# Proving the Fubini-Tonelli Theorem

Okay, so the notes I'm using give the theorem as follows:

Let $(\Omega_1, \mathcal{A}_1, \mu_1)$ and $(\Omega_2, \mathcal{A}_2, \mu_2)$ be two $\sigma-$finite measure spaces.

$(1)$ If $f \colon \left(\Omega_1 \times \Omega_2 \right) \rightarrow \left(\overline{\mathbb{R}}, \mathcal{B} (\overline{\mathbb{R}}) \right)$ is a non-negative function, then $x \mapsto \int_{\Omega_2} f(x,y) \ d\mu_2 (y)$ is $\mathcal{A}_1 - \mathcal{B}(\overline{\mathbb{R}})$ measurable and $y \mapsto \int_{\Omega_1} f(x,y) \ d\mu_1 (x)$ is $\mathcal{A}_2 - \mathcal{B} (\overline{\mathbb{R}})$ measurable. Then we have

$\int_{\Omega_1 \times \Omega_2} f \ d (\mu_1 \otimes \mu_2) = \int_{\Omega_1} \left(\int_{\Omega_2} f(x,y) \ d\mu_2 (y) \right) \ d\mu_1 (x) = \int_{\Omega_2} \left(\int_{\Omega_1} f(x,y) \ d\mu_1 (x) \right) \ d \mu_2(y)$.

$(2)$ If $f \in \mathcal{L}^1 \left(\Omega_1 \times \Omega_2, \mathcal{A_1} \otimes \mathcal{A_2}, \mu_1 \otimes \mu_2 \right)$ then

• $f(x, \cdot) \in \mathcal{L}^1 \left(\Omega_2, \mathcal{A}_2, \mu_2 \right) \ \mu_1$-a.e.
• $f(\cdot, y) \in \mathcal{L}^1 \left(\Omega_1, \mathcal{A}_1, \mu_1 \right) \ \mu_2$-a.e.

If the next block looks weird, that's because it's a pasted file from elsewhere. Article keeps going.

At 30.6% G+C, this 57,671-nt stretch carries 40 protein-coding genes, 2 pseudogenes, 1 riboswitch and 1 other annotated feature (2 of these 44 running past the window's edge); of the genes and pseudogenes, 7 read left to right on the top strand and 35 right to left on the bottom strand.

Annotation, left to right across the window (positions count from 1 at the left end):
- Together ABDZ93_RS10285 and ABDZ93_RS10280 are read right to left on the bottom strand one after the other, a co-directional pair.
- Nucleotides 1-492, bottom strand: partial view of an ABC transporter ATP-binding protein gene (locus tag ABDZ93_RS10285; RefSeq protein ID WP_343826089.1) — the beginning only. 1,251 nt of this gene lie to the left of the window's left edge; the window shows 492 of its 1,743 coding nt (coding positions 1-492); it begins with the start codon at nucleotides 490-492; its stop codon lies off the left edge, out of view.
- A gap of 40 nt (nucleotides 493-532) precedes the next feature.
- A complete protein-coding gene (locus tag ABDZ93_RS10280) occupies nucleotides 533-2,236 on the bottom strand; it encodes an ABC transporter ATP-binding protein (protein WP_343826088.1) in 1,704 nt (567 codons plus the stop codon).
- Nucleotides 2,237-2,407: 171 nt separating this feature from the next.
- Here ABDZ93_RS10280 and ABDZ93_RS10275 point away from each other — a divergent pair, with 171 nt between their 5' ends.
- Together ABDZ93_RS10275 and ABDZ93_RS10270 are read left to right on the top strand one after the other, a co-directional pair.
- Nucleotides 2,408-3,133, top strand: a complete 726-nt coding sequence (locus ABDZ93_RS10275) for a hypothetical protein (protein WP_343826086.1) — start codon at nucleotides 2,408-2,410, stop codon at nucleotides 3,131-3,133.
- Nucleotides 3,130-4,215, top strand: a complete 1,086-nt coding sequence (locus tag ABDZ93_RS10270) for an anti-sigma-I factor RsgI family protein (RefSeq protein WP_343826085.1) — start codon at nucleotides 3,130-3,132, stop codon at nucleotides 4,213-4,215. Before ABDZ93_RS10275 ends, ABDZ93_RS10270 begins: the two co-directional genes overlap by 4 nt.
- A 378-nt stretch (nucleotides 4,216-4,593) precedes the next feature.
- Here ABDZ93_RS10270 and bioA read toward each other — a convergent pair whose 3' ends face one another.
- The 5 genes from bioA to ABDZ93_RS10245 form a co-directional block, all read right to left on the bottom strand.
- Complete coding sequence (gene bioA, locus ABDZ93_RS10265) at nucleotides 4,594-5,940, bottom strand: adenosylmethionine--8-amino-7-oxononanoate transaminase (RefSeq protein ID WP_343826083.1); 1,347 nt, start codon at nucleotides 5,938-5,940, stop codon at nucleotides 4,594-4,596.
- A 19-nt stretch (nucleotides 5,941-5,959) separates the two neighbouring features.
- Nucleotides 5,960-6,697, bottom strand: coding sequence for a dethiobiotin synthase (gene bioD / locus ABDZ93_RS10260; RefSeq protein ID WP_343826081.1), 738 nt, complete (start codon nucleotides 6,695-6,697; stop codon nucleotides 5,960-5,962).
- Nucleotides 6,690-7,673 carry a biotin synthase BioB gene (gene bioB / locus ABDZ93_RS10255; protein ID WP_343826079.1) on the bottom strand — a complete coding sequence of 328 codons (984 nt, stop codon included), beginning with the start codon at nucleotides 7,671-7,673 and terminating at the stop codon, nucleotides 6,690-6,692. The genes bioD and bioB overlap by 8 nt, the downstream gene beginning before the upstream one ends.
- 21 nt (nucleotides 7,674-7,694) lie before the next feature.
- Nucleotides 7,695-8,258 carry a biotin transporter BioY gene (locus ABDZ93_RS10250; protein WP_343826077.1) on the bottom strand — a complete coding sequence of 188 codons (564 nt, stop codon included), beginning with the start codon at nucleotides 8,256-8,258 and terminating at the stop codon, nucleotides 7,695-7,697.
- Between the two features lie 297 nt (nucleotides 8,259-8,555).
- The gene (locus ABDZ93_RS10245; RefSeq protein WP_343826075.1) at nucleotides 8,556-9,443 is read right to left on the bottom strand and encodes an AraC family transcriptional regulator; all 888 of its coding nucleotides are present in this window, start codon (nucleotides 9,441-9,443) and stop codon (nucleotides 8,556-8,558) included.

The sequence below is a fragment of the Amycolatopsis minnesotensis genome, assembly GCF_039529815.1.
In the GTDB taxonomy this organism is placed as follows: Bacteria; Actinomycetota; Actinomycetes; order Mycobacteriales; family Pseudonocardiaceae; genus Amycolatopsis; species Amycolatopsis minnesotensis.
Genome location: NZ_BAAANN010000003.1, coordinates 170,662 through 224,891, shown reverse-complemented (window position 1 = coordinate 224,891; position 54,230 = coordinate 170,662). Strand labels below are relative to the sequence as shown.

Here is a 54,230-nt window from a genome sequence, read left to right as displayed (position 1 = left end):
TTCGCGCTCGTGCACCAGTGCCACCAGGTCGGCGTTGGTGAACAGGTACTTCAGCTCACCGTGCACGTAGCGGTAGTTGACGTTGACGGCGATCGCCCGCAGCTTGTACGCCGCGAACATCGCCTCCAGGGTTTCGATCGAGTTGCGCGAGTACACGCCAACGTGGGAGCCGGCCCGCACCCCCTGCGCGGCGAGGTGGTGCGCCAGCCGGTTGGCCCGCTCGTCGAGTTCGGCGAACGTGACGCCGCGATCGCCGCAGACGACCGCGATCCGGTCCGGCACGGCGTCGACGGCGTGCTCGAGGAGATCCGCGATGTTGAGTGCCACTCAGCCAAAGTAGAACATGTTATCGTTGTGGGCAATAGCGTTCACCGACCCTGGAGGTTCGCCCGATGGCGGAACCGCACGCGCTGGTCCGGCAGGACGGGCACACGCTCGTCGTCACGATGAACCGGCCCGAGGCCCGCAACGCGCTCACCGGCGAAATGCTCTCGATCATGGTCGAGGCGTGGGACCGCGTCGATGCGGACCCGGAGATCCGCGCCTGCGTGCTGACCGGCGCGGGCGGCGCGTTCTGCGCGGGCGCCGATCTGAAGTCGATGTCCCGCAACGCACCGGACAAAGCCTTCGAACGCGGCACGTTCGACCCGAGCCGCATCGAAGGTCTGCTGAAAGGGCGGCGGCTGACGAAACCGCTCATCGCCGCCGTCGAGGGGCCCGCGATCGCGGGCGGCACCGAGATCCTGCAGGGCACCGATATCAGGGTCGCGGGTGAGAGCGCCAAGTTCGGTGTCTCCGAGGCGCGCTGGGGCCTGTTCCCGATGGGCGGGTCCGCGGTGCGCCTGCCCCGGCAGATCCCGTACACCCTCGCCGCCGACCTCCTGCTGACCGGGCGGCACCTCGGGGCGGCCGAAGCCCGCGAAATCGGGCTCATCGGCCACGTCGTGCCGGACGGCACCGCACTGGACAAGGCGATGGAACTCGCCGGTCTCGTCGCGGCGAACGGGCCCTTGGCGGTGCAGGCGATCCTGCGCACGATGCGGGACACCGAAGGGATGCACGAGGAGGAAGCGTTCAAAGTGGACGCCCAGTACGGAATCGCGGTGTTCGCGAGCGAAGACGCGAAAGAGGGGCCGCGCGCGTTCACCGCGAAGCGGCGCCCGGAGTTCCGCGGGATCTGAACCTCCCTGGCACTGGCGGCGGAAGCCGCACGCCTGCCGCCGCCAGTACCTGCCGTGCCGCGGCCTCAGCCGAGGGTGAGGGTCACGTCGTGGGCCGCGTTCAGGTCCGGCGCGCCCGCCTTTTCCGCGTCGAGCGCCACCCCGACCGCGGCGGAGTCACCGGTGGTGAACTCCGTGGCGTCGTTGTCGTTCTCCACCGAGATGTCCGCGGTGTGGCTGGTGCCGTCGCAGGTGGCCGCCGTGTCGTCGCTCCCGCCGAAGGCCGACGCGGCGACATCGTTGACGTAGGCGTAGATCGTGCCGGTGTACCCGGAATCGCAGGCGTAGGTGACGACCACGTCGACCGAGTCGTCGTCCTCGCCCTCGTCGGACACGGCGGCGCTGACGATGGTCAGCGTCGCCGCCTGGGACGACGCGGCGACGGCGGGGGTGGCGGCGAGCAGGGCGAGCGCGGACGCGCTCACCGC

I'm pretty sure I understand the proof of (1) pretty well as a consequence of Monotone Convergence and the properties of the product measure. What's confusing me is the notes' justification for (2); they claim that (2) follows from (1) and the fact that any non-negative measurable function is the pointwise limit of an isotone sequence of non-negative simple functions. I just don't see how. So first of all I want to know if that's just a typo (he refers to "Lemma 4.4"; Lemma 4.4 is in fact a theorem , which makes me suspicious), and what has been written makes no sense; secondly I want to check that my proof makes sense.

Obviously I'll only prove the first case; the proof of the second is no different. Wlog we can assume that $f$ is non-negative (then for arbitrary $f$ we know that the restrictions of $f^+$ and $f^-$ are integrable almost everywhere, say on $N_+^C, N_-^C$, then we have that the restriction of $f$ is integrable on their intersection, which is also the complement of the null set $N_+ \cup N_-$ ).

We have $\int_{\Omega_1 \times \Omega_2} f \ d (\mu_1 \otimes \mu_2) = \int_{\Omega_1} \left(\int_{\Omega_2} f(x,y) \ d\mu_2 (y) \right) \ d\mu_1 (x) < \infty$. In particular, the non-negative function $x \mapsto \int_{\Omega_2} f(x,y) \ d\mu_2 (y)$ is contained in $\mathcal{L}^1 \left(\Omega_1, \mathcal{A}_1, \mu_1 \right)$. Therefore, $\int_{\Omega_2} f(x,y) \ d\mu_2 (y)$ is finite outside of a null set, say $N$ (this was proved in the course; in general an integrable function is finite almost everywhere). So on $N^C$ the non-negative function $y \mapsto f(x,y)$ is integrable, i.e. $f(x, \cdot) \in \mathcal{L}^1 \left(\Omega_2, \mathcal{A}_2, \mu_2 \right) \mu_1$-a.e., as required.

Seems pretty basic, but I want to make sure I'm not missing anything, since I may be forced to prove this in an exam in the not too distant future.